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Lempel–Ziv–Stac (LZS, or Stac compression or Stacker compression[1]) is a lossless data compression algorithm that uses a combination of the LZ77 sliding-window compression algorithm and fixed Huffman coding. It was originally developed by Stac Electronics for tape compression, and subsequently adapted for hard disk compression and sold as the Stacker disk compression software. It was later specified as a compression algorithm for various network protocols. LZS is specified in the Cisco IOS stack.


LZS compression is standardized as an INCITS (previously ANSI) standard.[2]

LZS compression is specified for various Internet protocols:

  • RFC 1967PPP LZS-DCP Compression Protocol (LZS-DCP)
  • RFC 1974PPP Stac LZS Compression Protocol
  • RFC 2395IP Payload Compression Using LZS
  • RFC 3943Transport Layer Security (TLS) Protocol Compression Using Lempel-Ziv-Stac (LZS)


LZS compression and decompression uses an LZ77 type algorithm. It uses the last 2 KB of uncompressed data as a sliding-window dictionary.

An LZS compressor looks for matches between the data to be compressed and the last 2 KB of data. If it finds a match, it encodes an offset/length reference to the dictionary. If no match is found, the next data byte is encoded as a "literal" byte. The compressed data stream ends with an end-marker.

Compressed data format[edit]

Data is encoded into a stream of variable-bit-width tokens.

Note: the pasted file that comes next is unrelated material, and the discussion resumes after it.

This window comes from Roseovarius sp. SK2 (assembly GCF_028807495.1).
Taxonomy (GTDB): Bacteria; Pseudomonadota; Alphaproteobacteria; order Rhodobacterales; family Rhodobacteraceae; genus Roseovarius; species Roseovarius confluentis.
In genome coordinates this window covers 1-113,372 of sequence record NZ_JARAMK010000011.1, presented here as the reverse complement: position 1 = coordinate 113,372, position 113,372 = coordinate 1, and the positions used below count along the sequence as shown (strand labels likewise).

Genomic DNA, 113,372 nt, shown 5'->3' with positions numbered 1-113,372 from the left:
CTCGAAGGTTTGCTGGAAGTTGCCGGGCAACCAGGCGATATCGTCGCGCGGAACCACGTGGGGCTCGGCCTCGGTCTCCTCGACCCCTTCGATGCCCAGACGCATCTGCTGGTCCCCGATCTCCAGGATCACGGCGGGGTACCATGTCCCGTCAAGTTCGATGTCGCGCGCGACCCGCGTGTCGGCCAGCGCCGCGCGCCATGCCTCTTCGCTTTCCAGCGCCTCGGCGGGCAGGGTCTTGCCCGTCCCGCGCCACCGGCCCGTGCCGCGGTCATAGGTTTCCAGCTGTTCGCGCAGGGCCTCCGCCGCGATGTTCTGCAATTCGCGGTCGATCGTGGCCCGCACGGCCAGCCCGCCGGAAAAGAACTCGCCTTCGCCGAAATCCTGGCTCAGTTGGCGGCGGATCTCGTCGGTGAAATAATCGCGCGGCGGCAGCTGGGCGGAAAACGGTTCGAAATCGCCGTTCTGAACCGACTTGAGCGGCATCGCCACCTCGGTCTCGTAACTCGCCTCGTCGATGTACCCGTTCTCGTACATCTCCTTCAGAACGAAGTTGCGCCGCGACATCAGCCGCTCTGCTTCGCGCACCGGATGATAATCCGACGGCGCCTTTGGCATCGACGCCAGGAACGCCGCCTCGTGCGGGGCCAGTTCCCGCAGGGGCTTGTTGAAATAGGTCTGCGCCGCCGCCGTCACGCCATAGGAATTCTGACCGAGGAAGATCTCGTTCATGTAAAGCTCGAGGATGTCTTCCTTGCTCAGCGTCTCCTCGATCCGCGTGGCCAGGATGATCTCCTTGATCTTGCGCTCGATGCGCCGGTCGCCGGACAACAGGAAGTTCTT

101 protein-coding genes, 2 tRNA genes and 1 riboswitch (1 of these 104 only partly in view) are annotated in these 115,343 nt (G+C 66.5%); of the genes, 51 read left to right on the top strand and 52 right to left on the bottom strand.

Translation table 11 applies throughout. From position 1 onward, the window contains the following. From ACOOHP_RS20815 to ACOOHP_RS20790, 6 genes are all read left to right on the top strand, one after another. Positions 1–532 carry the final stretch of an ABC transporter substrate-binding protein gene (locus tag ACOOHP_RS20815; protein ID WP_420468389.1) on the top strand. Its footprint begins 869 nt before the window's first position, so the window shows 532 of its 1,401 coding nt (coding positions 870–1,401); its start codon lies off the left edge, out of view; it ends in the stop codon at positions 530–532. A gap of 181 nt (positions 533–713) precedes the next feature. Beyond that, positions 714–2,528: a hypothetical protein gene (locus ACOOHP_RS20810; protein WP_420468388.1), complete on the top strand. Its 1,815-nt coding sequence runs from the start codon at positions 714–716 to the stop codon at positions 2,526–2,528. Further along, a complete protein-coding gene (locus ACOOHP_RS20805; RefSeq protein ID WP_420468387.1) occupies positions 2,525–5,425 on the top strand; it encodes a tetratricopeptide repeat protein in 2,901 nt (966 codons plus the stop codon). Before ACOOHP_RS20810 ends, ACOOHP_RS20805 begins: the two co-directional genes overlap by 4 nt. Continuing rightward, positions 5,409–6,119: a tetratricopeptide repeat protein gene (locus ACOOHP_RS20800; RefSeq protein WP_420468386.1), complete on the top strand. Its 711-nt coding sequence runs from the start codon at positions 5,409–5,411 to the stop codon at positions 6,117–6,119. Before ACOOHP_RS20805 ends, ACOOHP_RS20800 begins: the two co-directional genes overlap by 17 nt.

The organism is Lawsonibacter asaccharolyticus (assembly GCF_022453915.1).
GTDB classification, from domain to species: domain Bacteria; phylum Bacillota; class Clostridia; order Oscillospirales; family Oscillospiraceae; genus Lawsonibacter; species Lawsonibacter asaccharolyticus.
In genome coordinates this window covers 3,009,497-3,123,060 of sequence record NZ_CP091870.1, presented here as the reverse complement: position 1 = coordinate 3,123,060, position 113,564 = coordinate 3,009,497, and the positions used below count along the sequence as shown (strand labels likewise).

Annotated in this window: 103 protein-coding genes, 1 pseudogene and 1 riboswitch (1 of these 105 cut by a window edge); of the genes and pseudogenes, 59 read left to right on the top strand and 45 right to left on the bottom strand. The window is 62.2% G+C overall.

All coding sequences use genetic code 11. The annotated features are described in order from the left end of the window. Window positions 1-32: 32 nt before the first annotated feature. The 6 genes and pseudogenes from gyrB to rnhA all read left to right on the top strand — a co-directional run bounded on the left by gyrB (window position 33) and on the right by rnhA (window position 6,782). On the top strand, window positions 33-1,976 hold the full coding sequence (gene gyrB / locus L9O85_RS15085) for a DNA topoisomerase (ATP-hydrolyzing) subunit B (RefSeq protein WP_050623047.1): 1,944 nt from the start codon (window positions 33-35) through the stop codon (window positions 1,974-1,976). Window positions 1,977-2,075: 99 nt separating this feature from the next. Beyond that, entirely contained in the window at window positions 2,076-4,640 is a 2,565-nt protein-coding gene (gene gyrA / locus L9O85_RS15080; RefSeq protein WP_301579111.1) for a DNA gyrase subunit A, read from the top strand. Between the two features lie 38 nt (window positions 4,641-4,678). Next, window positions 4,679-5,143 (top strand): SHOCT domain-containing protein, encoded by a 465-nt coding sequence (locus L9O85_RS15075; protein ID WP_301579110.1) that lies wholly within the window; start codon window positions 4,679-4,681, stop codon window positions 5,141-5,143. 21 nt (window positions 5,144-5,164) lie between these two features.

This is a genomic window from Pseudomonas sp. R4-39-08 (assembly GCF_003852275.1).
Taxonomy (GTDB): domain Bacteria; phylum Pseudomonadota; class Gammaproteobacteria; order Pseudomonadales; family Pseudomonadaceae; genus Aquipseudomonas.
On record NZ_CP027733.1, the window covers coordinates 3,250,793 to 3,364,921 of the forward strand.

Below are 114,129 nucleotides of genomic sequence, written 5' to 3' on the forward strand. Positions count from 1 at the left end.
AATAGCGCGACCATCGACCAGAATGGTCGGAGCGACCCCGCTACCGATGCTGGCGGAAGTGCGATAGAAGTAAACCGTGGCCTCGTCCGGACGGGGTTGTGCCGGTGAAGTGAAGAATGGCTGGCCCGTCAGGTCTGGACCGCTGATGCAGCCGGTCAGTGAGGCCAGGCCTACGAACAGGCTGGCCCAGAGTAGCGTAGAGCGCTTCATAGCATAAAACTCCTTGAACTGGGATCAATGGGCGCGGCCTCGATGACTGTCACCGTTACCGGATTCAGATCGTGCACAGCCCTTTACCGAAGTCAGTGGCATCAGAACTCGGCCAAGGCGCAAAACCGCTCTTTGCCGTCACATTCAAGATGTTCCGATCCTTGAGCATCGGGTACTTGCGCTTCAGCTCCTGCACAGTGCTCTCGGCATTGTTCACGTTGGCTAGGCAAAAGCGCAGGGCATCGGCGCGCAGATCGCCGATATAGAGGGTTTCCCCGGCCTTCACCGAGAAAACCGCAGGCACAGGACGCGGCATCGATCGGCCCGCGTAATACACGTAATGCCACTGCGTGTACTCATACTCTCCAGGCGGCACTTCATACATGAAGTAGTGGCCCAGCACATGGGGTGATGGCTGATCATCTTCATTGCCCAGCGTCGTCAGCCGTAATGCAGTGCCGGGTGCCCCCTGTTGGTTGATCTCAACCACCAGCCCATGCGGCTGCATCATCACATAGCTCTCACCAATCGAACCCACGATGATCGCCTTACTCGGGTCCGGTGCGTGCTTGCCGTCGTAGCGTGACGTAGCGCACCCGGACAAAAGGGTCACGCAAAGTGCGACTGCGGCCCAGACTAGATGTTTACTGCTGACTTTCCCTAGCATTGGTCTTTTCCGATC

Literal byte[edit]

A literal byte is encoded as a '0' bit followed by the 8 bits of the byte.

Offset/length reference[edit]

An offset/length reference is encoded as a '1' bit followed by the encoded offset, followed by the encoded length. One exceptional encoding is an end marker, described below.

An offset can have a minimum value of 1 and a maximum value of 2047. A value of 1 refers to the most recent byte in the history buffer, immediately preceding the next data byte to be processed. An offset is encoded as:

  • If the offset is less than 128: a '1' bit followed by a 7-bit offset value.
  • If the offset is greater than or equal to 128: a '0' bit followed by an 11-bit offset value.

A length is encoded as:

Length Bit encoding
2 00
3 01
4 10
5 1100
6 1101
7 1110
8 to 22 1111 xxxx, where xxxx is length − 8
23 to 37 1111 1111 xxxx, where xxxx is length − 23
length > 37 (1111 repeated N times) xxxx, where

N is integer result of (length + 7) / 15, and
xxxx is length - (N*15 − 7)

End marker[edit]

An end marker is encoded as the 9-bit token 110000000. Following the end marker, 0 to 7 extra '0' bits are appended as needed, to pad the stream to the next byte boundary.


Stac Electronics' spin-off Hifn has held several patents for LZS compression.[3][4] These patents lapsed due to non-payment of fees and attempts to reinstate them in 2007 failed.

In 1993–94, Stac Electronics successfully sued Microsoft for infringement of LZS patents in the DoubleSpace disk compression program included with MS-DOS 6.0.[5]

See also[edit]


  1. ^ "Understanding Data Compression". Cisco. Retrieved 2021-05-07.
  2. ^ INCITS/ANSI X3.241-1994 - Data Compression Method – Adaptive Coding with Sliding Window for Information Interchange
  3. ^ Friend, Robert C. "Hifn's Statement about IPR claimed in draft-friend-tls-lzs-compression, RFC1967, RFC1974, RFC2118, RFC2395, and RFC3078". Retrieved 21 July 2010.
  4. ^ Friend, Robert. "Hifn's Statement on IPR Claimed in LZS and MPPC compression algorithms". Retrieved 21 July 2010.
  5. ^ Complaint for patent infringement and Demand for jury trial Archived 2007-05-09 at the Wayback Machine by Stac Electronics v Microsoft Corporation